Conglomeration Fascination

whole foods

First Sirius and XM, and now there’s a merger of Wild Oats and Whole Foods! Apparently, it’s because the natural foods supermarkets are experiencing so much pressure from other retailers who sell organic food, like Wal-Mart. For an in-depth businessey analysis, check this out.

On one hand, Whole Foods has been opening LEED-certified stores, so when it remodels the old Wild Oats stores, maybe they’ll make them more energy-efficient and all that good stuff. On the other, why remodel stores that are perfectly fine as-is? And what about good old-fashioned competition? To only have one natural-foods supermarket (I’m talking the big ones here, not the smaller places like Mrs. Green’s) in the whole country seems like a bad idea, for both consumers and natural products companies. If your companies’ stuff is not in Whole Foods now (all the markets will now be called Whole Foods), you’re screwed.

Of course, I’m all for supporting a smaller, local natural foods market, but in my area the larger stores were the only place to get certain things, like large bottles of agave, a selection of organic chocolate, my favorite tofu bologna and natural makeup. (I guess I can order off the internet, but then I think about the shipping, the packaging, etc. Isn’t it less wasteful to go to a store rather than order online?)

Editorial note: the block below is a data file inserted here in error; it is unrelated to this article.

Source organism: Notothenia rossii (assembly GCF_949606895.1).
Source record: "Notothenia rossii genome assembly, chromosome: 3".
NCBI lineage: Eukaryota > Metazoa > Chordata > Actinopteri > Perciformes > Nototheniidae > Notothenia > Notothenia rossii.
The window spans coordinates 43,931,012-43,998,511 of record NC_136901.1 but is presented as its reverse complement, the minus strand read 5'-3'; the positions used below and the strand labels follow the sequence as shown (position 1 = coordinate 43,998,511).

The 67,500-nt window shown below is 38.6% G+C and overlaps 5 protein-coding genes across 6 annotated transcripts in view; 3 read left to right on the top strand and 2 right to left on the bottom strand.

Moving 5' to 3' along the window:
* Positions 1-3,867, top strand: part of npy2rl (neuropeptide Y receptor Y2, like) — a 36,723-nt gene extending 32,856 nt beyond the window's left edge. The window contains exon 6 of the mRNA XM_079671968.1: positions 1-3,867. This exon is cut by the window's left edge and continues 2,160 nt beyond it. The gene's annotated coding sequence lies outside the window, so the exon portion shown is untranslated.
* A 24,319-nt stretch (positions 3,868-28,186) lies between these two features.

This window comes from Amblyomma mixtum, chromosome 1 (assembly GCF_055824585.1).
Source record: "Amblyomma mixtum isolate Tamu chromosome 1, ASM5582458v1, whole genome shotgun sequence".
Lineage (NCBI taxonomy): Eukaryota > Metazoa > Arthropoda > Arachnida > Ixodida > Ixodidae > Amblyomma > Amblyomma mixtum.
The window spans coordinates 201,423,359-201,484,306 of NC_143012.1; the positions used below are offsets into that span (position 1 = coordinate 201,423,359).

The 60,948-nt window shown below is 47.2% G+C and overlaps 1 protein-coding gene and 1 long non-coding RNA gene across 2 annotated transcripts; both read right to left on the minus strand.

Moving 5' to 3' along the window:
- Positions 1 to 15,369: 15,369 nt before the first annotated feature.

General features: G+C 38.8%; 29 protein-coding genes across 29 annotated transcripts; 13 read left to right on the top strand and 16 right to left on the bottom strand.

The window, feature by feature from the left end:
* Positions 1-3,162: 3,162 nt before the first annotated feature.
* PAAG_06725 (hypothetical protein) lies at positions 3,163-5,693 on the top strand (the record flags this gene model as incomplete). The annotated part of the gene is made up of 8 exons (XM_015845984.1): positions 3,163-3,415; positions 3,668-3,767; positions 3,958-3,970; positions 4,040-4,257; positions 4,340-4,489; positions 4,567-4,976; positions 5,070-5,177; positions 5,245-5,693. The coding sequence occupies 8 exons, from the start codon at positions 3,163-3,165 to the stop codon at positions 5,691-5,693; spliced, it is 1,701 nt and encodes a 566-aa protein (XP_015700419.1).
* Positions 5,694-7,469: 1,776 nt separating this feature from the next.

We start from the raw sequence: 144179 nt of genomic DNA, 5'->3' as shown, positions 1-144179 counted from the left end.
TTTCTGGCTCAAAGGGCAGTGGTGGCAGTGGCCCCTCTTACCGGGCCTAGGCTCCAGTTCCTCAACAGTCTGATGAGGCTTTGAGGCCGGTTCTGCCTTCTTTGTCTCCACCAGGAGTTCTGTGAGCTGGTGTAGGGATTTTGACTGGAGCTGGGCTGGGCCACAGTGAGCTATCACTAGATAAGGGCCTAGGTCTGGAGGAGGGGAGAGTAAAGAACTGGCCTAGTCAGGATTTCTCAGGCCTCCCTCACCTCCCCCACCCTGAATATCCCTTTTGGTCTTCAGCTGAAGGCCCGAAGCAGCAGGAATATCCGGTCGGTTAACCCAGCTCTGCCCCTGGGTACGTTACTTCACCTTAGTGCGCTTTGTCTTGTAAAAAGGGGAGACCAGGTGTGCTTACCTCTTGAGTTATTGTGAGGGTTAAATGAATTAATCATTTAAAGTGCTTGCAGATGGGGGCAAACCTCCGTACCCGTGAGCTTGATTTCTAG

Starre Vartan is founder and editor-in-chief of Eco-Chick.com and the author of the Eco-Chick Guide to Life. She's also a freelance science and environment writer who has published in National Geographic, CNN, Scientific American, Mental Floss, Pacific Standard, the NRDC, and many more. She lives on an island in Puget Sound with her partner and black cat. She was a geologist in her first career, and still picks up rocks wherever she goes.